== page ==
After trying their 10 year old expression and loving it, naturally, I wanted to get my hands on the 12. This is a very special distillery. They distill their spirits the slowest in all of Scotland. It's suppose to deliver a smooth and rich whisky. Furthermore, they air-dry their barley, giving the whisky a clean sweet-barley finish.
Nose: Sweet, delicate, fresh barley, toffee, brown sugar, brazilnuts, lemon zest, apples, caramel, coconut. A bit musky.
Palate: Sweet, fresh barley comes through in a gentle manner. Then it Intensifies slowly into caramel toffee sprinkled with white pepper. Caramel coated apples. The sweetness rises once more, but at a higher scale right in the center of the tongue. a touch of cumin.
Finish: Soft, sweet toffee, fresh barley continues. It becomes just dry enough not to let it's sweetness overbearing. Finishing it all off with a dash of white chocolate.
When first opened, it was a touch herbal. As time went, it settled into the aforementioned description. I think that the slow distilling really makes a difference, because this is scary smooth. Furthermore, air drying their barley, IMHO, really puts the barley center stage allowing to savor its deepest cereal flavors. Some people describe this whisky as a "digestif." I think that's an understatement. This is a gem that can be enjoyed at any time of the day that is appropriate to sip an alcoholic beverage, "of course."
I reviewed the 10some months ago. Here in South Florida, I can find the 10 for around $35-$40. I feel that it's a great bargain. The 12 goes for around $50. In terms of taste comparo, they are both similar in flavor, but the 12 offers a deeper, smoother flavor with more caramel and sherry influence and a longer lasting finish. Also the 10, when first opened had a trace of vegetal flavor which I'm not too fond of, but it it was it quickly faded. Furthermore, compared to the Glenmorangie 10 original which is about the same price, same age, feels a lot more matured, not as sharp and definitely not as vegetal.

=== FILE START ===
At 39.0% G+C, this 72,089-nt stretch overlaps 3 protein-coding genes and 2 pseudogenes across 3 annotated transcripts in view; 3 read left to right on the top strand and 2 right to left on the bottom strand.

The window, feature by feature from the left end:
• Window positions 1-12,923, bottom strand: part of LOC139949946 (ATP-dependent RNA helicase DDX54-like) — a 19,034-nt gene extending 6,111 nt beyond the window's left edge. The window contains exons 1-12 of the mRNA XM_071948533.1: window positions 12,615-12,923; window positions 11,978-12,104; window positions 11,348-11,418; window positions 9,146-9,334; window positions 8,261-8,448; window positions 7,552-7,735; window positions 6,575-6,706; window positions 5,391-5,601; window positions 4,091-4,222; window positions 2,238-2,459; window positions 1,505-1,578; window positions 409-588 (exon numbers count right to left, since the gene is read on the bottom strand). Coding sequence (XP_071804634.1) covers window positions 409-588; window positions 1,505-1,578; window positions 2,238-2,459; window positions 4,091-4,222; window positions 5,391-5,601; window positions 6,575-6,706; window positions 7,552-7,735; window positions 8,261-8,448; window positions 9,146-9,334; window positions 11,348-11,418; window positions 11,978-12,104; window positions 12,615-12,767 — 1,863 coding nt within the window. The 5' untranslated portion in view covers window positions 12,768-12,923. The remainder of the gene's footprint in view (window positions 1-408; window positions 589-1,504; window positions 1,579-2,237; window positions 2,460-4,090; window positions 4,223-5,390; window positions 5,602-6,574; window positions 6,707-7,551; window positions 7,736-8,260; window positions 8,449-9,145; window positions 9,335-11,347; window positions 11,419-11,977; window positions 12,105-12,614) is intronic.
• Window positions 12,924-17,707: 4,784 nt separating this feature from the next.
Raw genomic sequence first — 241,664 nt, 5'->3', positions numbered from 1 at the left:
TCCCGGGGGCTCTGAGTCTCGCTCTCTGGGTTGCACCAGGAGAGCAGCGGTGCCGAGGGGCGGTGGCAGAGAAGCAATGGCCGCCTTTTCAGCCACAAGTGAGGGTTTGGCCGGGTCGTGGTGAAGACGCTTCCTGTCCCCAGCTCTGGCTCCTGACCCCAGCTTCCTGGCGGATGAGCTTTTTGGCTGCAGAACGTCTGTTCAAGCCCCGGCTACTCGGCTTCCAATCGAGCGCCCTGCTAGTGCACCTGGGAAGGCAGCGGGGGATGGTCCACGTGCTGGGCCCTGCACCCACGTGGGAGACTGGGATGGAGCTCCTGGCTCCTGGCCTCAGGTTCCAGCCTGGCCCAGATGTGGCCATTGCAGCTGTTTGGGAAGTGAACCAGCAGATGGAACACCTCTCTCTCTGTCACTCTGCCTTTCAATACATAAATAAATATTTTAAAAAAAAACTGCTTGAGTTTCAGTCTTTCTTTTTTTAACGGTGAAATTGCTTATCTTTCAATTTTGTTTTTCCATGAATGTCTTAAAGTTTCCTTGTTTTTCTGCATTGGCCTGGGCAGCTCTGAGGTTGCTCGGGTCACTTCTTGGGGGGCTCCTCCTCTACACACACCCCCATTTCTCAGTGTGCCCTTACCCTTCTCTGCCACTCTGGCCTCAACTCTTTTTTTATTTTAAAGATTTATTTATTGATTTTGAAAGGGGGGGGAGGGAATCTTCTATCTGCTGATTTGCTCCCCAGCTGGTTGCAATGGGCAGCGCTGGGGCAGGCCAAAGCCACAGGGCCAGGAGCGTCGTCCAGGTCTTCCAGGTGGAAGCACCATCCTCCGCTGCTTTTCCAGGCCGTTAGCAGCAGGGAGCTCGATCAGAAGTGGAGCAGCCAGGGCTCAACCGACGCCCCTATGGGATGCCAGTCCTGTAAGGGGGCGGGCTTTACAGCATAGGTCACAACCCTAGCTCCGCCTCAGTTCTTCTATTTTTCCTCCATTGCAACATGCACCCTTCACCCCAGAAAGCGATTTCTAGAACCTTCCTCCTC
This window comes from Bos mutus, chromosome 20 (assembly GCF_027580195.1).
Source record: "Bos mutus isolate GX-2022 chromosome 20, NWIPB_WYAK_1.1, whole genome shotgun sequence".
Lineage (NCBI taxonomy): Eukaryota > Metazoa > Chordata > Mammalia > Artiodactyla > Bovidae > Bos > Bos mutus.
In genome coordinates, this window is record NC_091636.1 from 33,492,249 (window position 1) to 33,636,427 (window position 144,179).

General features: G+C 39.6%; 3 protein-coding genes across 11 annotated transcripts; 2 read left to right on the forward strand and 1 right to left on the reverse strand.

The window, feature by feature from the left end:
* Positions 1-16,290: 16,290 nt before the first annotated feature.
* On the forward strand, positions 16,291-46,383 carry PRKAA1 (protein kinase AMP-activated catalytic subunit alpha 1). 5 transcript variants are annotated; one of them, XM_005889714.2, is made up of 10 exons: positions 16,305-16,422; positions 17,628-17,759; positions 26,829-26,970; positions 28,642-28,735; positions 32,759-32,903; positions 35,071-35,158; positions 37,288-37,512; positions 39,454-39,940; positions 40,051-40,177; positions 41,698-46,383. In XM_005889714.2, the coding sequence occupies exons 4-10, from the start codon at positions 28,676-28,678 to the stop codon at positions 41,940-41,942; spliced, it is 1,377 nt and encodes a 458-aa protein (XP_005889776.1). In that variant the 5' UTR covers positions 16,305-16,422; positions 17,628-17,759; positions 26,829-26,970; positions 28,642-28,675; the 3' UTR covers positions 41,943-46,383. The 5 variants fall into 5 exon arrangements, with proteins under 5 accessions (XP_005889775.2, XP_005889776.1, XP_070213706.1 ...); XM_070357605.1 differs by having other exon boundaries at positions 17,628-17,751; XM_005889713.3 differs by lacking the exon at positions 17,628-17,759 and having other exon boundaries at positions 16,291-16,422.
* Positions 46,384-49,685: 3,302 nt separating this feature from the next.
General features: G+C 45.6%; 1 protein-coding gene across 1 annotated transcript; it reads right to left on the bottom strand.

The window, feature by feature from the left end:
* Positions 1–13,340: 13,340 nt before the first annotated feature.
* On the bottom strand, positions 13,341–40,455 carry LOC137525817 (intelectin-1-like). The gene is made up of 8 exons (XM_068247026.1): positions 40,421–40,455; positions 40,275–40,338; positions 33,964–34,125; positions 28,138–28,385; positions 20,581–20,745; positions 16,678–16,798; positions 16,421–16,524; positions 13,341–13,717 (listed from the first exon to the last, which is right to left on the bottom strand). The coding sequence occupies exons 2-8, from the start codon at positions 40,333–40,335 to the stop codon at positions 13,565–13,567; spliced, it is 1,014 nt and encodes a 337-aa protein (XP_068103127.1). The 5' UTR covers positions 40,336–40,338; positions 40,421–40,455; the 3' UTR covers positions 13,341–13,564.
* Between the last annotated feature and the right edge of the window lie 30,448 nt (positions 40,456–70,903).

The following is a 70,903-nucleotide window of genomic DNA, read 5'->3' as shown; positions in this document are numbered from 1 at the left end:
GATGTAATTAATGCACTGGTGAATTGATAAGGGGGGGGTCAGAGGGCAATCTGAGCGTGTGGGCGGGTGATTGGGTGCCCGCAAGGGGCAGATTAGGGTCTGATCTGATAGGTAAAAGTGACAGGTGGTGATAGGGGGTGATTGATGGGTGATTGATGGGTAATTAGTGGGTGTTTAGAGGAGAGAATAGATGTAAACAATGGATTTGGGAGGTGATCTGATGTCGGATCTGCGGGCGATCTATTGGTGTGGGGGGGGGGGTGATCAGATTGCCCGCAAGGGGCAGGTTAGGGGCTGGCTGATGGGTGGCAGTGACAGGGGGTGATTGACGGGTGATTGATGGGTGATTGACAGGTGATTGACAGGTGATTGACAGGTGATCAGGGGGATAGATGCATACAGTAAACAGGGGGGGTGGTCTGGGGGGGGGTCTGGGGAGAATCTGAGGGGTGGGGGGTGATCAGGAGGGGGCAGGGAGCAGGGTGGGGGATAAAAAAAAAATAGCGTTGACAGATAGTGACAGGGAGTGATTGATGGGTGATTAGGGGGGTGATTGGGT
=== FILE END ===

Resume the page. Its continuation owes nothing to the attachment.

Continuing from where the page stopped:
I know that the folks at Glengoyne use a combo of first-fill sherry with second-fill and bourbon casks. I don't know the ratios.
As for which one to try first, I would start with the 10 of course. I can't wait to get my hands on the 17, I heard its crakin' good
Not bitter whatsoever. There is a slight vegetal note, but only when sipped outside when it's mild and only when first opened. I just finished the bottle today, which I about two weeks opened and it was at its peak. There is more caramel now. Kinda like a Werther's original caramel candy with a kick. It's actually kinda soothing,super smooth!